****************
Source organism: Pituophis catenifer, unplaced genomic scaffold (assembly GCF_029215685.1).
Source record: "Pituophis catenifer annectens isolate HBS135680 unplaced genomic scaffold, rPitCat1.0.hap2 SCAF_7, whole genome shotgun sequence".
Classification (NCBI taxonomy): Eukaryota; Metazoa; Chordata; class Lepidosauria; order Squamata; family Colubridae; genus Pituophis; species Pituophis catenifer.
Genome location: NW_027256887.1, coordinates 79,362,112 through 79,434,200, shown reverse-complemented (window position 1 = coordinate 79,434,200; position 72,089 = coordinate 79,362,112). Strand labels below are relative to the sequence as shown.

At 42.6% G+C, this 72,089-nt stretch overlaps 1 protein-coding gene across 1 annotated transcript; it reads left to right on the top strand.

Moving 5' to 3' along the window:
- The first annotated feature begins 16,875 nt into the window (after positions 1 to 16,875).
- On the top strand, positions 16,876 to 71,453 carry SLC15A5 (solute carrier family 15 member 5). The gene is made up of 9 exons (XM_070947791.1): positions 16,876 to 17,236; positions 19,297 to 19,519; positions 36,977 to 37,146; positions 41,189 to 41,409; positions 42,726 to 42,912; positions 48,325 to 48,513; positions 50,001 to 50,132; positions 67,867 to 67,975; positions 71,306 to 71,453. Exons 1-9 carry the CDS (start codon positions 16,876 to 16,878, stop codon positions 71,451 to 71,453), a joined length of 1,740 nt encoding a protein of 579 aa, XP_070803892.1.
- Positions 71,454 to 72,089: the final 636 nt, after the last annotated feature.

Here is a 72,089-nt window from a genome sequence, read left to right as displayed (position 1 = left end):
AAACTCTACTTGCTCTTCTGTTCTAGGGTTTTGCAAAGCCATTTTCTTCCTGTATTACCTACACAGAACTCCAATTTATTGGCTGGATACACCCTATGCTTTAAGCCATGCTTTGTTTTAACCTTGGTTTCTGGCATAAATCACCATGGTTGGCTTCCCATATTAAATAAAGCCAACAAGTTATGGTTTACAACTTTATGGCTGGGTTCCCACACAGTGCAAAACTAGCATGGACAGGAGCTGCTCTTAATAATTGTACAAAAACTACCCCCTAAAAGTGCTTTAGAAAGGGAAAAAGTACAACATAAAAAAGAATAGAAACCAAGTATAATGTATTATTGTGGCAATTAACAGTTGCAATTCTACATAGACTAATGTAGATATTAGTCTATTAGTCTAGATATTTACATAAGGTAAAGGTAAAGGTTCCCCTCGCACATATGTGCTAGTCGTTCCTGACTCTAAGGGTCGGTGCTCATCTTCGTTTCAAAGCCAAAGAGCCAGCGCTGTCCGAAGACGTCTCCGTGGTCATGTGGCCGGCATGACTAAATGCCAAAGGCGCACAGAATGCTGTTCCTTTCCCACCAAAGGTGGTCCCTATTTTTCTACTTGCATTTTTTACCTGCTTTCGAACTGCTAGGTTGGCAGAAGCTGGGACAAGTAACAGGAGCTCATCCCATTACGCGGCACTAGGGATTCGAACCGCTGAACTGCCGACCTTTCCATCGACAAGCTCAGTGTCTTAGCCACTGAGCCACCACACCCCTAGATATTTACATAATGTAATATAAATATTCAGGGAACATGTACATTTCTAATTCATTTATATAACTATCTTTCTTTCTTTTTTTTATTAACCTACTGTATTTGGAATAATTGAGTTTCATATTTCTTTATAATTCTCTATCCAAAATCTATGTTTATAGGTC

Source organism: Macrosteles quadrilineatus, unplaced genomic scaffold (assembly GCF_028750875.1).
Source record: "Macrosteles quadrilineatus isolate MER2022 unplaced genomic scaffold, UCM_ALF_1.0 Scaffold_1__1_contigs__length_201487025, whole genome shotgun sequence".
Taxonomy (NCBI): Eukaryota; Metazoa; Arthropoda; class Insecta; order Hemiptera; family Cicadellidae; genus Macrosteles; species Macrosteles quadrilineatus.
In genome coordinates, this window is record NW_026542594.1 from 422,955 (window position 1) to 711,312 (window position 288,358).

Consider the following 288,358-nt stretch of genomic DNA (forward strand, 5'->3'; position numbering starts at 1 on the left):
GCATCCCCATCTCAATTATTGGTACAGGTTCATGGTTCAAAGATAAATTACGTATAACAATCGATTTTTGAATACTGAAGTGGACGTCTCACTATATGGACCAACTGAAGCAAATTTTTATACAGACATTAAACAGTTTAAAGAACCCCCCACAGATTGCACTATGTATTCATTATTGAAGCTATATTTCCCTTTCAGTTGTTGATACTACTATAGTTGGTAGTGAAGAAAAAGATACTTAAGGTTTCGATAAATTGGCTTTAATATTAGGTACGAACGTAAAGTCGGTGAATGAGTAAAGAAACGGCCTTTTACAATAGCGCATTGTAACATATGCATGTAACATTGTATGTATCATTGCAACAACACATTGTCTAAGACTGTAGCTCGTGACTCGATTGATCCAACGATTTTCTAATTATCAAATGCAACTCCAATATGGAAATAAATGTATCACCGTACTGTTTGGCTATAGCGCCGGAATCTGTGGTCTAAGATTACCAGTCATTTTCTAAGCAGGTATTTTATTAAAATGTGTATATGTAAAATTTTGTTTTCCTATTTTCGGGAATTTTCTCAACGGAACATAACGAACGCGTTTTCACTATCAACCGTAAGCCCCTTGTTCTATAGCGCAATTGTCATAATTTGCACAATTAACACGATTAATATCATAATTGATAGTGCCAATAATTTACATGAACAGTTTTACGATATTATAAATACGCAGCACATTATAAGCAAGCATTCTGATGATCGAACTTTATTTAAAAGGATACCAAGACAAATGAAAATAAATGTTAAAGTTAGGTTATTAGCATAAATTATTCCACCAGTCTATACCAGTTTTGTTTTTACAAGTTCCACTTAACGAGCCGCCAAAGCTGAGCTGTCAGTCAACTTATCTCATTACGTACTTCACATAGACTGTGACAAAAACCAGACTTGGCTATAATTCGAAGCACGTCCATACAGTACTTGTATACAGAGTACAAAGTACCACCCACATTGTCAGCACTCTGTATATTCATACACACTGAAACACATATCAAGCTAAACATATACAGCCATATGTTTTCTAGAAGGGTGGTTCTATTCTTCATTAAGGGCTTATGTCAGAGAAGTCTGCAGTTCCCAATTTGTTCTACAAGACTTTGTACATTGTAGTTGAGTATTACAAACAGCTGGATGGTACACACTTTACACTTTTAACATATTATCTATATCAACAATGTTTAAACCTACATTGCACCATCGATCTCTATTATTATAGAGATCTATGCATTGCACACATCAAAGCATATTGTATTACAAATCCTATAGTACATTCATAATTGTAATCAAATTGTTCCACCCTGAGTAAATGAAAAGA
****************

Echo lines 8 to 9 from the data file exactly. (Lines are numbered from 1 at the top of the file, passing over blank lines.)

- On the top strand, positions 16,876 to 71,453 carry SLC15A5 (solute carrier family 15 member 5). The gene is made up of 9 exons (XM_070947791.1): positions 16,876 to 17,236; positions 19,297 to 19,519; positions 36,977 to 37,146; positions 41,189 to 41,409; positions 42,726 to 42,912; positions 48,325 to 48,513; positions 50,001 to 50,132; positions 67,867 to 67,975; positions 71,306 to 71,453. Exons 1-9 carry the CDS (start codon positions 16,876 to 16,878, stop codon positions 71,451 to 71,453), a joined length of 1,740 nt encoding a protein of 579 aa, XP_070803892.1.
- Positions 71,454 to 72,089: the final 636 nt, after the last annotated feature.